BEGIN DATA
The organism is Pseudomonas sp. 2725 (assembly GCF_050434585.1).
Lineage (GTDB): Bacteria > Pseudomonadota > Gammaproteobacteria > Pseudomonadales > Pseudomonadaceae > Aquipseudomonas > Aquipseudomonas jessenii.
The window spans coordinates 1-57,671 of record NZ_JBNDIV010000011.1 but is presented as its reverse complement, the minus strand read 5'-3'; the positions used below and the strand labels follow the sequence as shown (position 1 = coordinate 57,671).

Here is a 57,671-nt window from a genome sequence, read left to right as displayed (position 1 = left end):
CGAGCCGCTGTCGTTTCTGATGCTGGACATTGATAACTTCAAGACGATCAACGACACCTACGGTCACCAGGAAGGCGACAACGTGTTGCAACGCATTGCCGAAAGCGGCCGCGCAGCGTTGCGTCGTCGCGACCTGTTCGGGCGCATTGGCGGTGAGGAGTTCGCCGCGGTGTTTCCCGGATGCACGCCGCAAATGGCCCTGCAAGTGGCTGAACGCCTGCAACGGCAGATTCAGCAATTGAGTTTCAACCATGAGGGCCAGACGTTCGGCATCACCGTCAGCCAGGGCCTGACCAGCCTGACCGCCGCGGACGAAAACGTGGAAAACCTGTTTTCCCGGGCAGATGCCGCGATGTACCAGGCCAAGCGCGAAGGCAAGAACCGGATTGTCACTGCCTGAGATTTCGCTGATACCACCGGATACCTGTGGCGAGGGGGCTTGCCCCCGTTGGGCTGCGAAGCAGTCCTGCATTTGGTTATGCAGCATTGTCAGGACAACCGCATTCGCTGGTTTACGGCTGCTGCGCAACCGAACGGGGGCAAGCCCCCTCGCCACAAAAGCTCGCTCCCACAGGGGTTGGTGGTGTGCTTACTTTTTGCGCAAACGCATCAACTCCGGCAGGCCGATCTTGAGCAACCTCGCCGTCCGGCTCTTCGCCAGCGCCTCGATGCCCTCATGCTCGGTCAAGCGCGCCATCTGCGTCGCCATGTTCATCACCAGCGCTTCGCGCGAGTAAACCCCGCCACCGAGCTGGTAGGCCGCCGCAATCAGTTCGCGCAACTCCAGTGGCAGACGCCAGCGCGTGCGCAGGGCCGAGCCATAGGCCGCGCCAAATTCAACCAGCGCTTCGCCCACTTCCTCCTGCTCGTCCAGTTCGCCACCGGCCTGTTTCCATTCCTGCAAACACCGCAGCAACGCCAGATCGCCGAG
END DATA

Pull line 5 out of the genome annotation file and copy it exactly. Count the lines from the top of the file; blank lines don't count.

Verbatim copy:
CGAGCCGCTGTCGTTTCTGATGCTGGACATTGATAACTTCAAGACGATCAACGACACCTACGGTCACCAGGAAGGCGACAACGTGTTGCAACGCATTGCCGAAAGCGGCCGCGCAGCGTTGCGTCGTCGCGACCTGTTCGGGCGCATTGGCGGTGAGGAGTTCGCCGCGGTGTTTCCCGGATGCACGCCGCAAATGGCCCTGCAAGTGGCTGAACGCCTGCAACGGCAGATTCAGCAATTGAGTTTCAACCATGAGGGCCAGACGTTCGGCATCACCGTCAGCCAGGGCCTGACCAGCCTGACCGCCGCGGACGAAAACGTGGAAAACCTGTTTTCCCGGGCAGATGCCGCGATGTACCAGGCCAAGCGCGAAGGCAAGAACCGGATTGTCACTGCCTGAGATTTCGCTGATACCACCGGATACCTGTGGCGAGGGGGCTTGCCCCCGTTGGGCTGCGAAGCAGTCCTGCATTTGGTTATGCAGCATTGTCAGGACAACCGCATTCGCTGGTTTACGGCTGCTGCGCAACCGAACGGGGGCAAGCCCCCTCGCCACAAAAGCTCGCTCCCACAGGGGTTGGTGGTGTGCTTACTTTTTGCGCAAACGCATCAACTCCGGCAGGCCGATCTTGAGCAACCTCGCCGTCCGGCTCTTCGCCAGCGCCTCGATGCCCTCATGCTCGGTCAAGCGCGCCATCTGCGTCGCCATGTTCATCACCAGCGCTTCGCGCGAGTAAACCCCGCCACCGAGCTGGTAGGCCGCCGCAATCAGTTCGCGCAACTCCAGTGGCAGACGCCAGCGCGTGCGCAGGGCCGAGCCATAGGCCGCGCCAAATTCAACCAGCGCTTCGCCCACTTCCTCCTGCTCGTCCAGTTCGCCACCGGCCTGTTTCCATTCCTGCAAACACCGCAGCAACGCCAGATCGCCGAG